Watch the full presentation here:–defining-golfer-experience.html

  1. Being customer led: Understanding, using and maximizing the net promoter score (NPS) for business success

The Net Promoter Score (NPS) is a common key metric in many industries that measures the customer’s loyalty to a product or service as well as their willingness to return and refer –  in short the answer to the question ““How likely is it that you would recommend to a friend or colleague?” rated from 0 to 10. According to Jacob Buksted of golfer survey tool Players 1st, Promoters are: 4.2x more likely to buy again, 5.6x more likely to forgive a company after a mistake, 7.2x more likely to try a new offering. A high NPS is worth higher revenues.

What matters most in golf? Golfer surveys reveal key trends on what scores high and low on the NPS scale. In line with the player experience research conducted by the USGA, the Players 1st results also show the single biggest negative NPS score is flow of play.

Medium to good flow of play: NPS of 49
Bad flow of play: NPS of 5 (extremely low)

Credit: USGA Golf Innovation Symposium – Jacob Buksted, Players 1st  

There is also an immediate correlation between feeling welcome, flow of play, having met and interacted with on-course staff and the likelihood % of visiting the restaurant and the resulting NPS of the overall experience:

Credit: USGA Golf Innovation Symposium – Jacob Buksted, Players 1st

It is obvious that the hold-ups and additional time spent on the course due to poor flow, waiting and delayed start eating into players’ available time budget for the post-round restaurant. A positive flow and good all-round experience therefore not only results in a higher NPS with the improved loyalty, but also into immediate post-round food and beverage revenue.

So it is no longer a question, do we have a problem we need to fix? The research is overwhelming in that the industry has an obligation to use flow and time of play and the general on-course experience as a game-changing, high NPS score strategy to delight players and create loyalty, repeat play and optimise revenue opportunities.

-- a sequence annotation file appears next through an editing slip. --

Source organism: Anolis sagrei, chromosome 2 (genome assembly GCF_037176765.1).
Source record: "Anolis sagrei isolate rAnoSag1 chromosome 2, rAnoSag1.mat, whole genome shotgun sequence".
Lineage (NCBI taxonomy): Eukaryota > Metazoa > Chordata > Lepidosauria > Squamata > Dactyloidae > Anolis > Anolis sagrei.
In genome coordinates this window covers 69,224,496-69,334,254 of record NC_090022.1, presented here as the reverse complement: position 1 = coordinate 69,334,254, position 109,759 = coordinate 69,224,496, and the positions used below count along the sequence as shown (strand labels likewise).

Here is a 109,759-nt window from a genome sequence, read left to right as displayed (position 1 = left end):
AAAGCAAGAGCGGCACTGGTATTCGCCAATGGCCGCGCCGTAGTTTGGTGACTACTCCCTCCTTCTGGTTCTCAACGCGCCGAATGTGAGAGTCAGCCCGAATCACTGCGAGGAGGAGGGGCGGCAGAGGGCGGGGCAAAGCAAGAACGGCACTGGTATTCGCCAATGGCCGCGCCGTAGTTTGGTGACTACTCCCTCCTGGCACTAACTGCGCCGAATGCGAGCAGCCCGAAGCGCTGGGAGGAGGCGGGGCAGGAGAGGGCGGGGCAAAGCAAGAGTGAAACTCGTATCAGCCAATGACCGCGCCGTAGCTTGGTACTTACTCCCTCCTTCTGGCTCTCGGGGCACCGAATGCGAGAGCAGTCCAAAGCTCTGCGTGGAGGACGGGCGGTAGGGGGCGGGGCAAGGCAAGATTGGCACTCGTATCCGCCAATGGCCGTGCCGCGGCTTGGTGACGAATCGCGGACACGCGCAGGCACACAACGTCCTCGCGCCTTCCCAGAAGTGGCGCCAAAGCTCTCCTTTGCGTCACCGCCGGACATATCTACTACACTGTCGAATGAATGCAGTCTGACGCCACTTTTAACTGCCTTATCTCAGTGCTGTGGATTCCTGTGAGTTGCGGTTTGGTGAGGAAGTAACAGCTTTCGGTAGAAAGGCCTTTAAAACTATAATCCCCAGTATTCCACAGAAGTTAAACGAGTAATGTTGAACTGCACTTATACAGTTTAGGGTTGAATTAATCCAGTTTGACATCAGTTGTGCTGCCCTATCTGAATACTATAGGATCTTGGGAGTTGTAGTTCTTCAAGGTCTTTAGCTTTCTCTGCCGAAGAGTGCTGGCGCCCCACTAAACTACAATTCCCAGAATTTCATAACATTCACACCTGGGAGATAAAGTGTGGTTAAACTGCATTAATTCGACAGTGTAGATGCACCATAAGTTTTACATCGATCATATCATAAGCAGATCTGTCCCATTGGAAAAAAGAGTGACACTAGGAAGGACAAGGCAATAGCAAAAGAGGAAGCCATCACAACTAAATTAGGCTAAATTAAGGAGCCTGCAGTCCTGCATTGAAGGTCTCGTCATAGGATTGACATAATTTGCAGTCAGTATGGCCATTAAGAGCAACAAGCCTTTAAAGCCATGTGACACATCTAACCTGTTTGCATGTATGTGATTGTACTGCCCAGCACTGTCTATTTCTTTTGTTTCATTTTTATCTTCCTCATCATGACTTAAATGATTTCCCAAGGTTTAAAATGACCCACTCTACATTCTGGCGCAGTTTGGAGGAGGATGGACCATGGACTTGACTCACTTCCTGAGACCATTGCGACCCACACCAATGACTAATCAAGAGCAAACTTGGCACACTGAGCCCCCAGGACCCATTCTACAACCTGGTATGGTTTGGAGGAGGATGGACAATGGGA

In conclusion:

Golf needs to evolve further. Its willingness to do so will determine its future. While tradition is part of the undoubted character and charm of the game, golf has shown that it can adopt change successfully. The switch from wooden to metal clubs, the seemingly overnight switch from metal spikes to soft spikes, introductions like shot tracer in golf broadcasting are some examples. The stakeholders who shape the game of tomorrow are the players of the future, who demand flexibility, fun, high service-delivery levels, accessibility, inclusivity and for the game to fit with their available spend budgets, and importantly pace and flow experience and time budgets.

The future of golf delights its players, existing and new, it is quicker, mindful of time and a high value experience. Time to get to work.

Live poll at USGA Golf Innovation Symposium 2019, Tokyo

Tagmarshal is industry trusted and proven to add material value in the on-course operational and on-course and flow experience management space.

About the author:

Bodo Sieber is the CEO of golf course optimization and pace of play management system Tagmarshal.
An experienced solutions architect for software systems focusing on business intelligence, GIS and process optimization, he has been recognized for innovation in golf and has spoken at Golf Business Tech Con, as well as being quoted in Forbes, Golf Digest, USA Today, Compleat Golfer and PGA Magazine.

With Tagmarshal, Bodo and his team have been bringing extensive data and geomatics experience into golf operations for five years. The company’s focus is on creating the best possible way to manage the on-course experience and flow of golf for improved player satisfaction and increased profitability. The concept behind what is now a ‘golf course intelligence’ data platform, perhaps unsurprisingly started on a 15th hole that had three playing groups backed up, at the end of a long, frustrating round of golf.

Having collected almost 1 billion data-points, by tracking over 7 million rounds of golf, Tagmarshal add value to 8 of the top 10 US Public courses, a number of US and international top 100 private clubs with rapid adoption in the mid tier of the market.


Tagmarshal, the market leader in on-course optimization technology, provides courses with full, real-time operational oversight and reporting, giving golf operators the tools to manage pace and flow of play effectively, resulting in enhanced player experiences, increased efficiency through automation, and additional revenue generation.

Tagmarshal’s technology has collected over 1 billion data points from more than 50 million rounds of golf and has relationships with in excess of 500 partners, including Hazeltine, Whistling Straits, Baltusrol, Fieldstone, Bandon Dunes, Serenoa and Erin Hills.

Tagmarshal partners with several golf management groups, private, daily fee, public and resort courses, including 35 of the Top 100 US courses, as well as many $30-$50 green fee courses, which are seeing excellent results using the system.